Featherless

Greetings Intrigued fans. This was a pretty busy weekend as we headed up north for a little fun in the sun and, of course, a bit of agility dog showing. Linda decided she wanted to ignore the advice of her heart specialist and get a few agility runs in with Raven. He needed one more successful standard run to move to the next competition level. She promised to take it easy in the ring so I relented and agreed to it. Should probably mentioned she did bribe me with the opportunity to get some trail running training in (their trails were not flooded out like our local ones are) and the cherry on top, a day of birding with Ron and his wife. Raven ended up getting it done in the ring going 3 for 4 while Linda managed to keep her heart under control. I managed to get a solid 13 miles in putting me in good position for next week’s 15K considered Illinois’ toughest, but reminded me just how hard the 50K is going to be a few weeks later. Still a bit sore from yesterday’s run, was still able to get a solid day of birding in – think we came in at the high 30’s species mark for the day. Once all that was out of the way, we had to race home to watch the St Louis Blues try to claim the Stanley Cup. One frustrating element was the lack of Internet where we were camping arrrrrgggghhhh! Had plans to get caught up on my running post – nope. While sitting here watching the Blues (now down 2 goals) thought I’d jump on the computer and crank out a quick post.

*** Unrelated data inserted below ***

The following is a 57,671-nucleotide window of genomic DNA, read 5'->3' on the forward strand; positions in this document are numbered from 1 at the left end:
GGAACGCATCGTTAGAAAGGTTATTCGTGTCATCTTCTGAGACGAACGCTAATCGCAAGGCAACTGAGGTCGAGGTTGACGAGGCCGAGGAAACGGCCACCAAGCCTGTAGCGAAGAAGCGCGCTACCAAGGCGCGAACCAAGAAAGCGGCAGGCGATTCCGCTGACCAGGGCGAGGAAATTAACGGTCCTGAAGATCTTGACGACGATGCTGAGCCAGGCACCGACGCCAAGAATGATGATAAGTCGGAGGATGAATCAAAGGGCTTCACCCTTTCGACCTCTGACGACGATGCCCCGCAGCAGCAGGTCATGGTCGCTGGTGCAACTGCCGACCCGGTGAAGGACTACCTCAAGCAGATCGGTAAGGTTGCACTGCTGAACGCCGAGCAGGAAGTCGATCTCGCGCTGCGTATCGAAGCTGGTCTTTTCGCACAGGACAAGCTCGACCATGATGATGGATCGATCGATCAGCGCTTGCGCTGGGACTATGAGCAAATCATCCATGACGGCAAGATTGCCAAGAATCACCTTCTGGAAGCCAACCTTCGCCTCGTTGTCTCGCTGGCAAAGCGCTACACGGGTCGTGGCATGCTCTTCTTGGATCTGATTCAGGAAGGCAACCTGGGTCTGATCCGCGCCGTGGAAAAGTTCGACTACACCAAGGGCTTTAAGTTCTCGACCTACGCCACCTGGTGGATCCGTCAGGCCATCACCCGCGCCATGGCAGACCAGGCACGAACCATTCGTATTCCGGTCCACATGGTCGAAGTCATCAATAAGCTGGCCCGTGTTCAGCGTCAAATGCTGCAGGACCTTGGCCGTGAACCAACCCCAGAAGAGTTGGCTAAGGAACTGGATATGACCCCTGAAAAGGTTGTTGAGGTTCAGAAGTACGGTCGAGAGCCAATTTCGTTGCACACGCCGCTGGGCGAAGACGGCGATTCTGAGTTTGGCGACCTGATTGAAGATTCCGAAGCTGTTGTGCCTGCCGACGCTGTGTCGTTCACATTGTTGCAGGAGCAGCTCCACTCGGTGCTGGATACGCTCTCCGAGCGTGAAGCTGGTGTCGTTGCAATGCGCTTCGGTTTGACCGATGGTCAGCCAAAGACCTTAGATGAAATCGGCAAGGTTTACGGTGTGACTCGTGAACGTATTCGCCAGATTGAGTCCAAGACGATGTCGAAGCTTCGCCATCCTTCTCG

It’s a bittersweet post today as this officially wraps up all the worthy shots from the Georgia birding trip back in May 2015. With all the bird shots out of the way, it is time to give some time those non-feathered creatures hanging out in the region. Before I begin though, if you are looking for good shots of dragons and butters you should leave this post immediately and head on over to see B’s work over at Butterflies to Dragsters (link here). I’m a bit embarrassed to even put these out after seeing his work behind the macro. So, if you are still here, let’s get to some non-birds shall we.

Georgia May 2015 finds

Hit the jump to see the last shots from the Georgia trip.

First off a brown and yellow Dragonfly. After hours of searching through Google and other online related resources, I’ve been able to deduce that this particular creature is called .. a brown and yellow Dragonfly. I am unable to find any good reference for this specimen. I went to Insect Identification’s website and struck out there. Tried doing some broad image searches and after going through hundreds of reference shots ended up getting the creeps thanks to intermixes of spiders, snakes and others that I can only describe as hellspawn. Eventually gave up – I shall call him Brownello (real names gladly accepted). UPDATE: Thanks to B, the Dragon expert from across the pond, I now have a proper name for the specimen above – although I like Brownello, it is actually a Brown Spiketail.  Big thanks for the assist!

This next one was a bit easier.

Georgia May 2015 finds

Believe the one above is a Common Whitetail Skimmer. I’ve featured other varieties of Skimmer previously (link here). This one has the brown spots further out than that other one. Definitely rather dull looking compared to the next specimen. Again, based on limited knowledge of these Dragons I am going with an Eastern Pondhawk. If nothing else, they are at least both green.